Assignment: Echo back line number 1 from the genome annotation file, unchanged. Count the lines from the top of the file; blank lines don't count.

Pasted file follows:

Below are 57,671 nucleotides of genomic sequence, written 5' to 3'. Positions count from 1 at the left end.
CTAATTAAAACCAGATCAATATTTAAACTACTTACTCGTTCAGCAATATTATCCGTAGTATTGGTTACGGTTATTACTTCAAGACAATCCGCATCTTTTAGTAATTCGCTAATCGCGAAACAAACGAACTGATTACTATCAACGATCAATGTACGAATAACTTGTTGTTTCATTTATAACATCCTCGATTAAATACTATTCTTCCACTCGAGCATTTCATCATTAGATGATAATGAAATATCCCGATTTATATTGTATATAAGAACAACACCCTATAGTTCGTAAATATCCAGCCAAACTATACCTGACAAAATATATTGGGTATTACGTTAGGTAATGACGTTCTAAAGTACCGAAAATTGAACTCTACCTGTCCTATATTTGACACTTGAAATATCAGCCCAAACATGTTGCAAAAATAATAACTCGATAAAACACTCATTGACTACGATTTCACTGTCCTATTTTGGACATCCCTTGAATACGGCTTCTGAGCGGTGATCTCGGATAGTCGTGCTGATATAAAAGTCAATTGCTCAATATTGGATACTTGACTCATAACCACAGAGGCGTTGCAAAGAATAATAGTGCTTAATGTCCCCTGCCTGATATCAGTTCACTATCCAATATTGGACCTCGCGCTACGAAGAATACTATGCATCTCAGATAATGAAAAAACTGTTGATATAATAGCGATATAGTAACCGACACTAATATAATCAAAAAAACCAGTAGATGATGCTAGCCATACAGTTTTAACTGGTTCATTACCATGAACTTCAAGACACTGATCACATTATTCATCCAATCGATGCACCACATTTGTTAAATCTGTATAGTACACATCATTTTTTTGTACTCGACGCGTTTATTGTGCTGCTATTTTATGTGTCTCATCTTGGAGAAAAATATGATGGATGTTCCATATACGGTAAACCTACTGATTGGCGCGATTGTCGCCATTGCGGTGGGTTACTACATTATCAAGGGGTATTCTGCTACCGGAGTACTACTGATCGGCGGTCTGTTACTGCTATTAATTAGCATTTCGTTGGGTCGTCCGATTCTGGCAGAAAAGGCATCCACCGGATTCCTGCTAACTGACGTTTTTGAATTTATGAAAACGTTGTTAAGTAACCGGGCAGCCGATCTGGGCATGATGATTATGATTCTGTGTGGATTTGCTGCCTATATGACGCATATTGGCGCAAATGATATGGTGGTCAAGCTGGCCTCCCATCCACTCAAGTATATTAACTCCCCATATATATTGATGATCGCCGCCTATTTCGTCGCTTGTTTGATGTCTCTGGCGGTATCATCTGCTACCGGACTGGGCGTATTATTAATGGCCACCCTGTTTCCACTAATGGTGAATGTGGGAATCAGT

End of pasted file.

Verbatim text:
Below are 57,671 nucleotides of genomic sequence, written 5' to 3'. Positions count from 1 at the left end.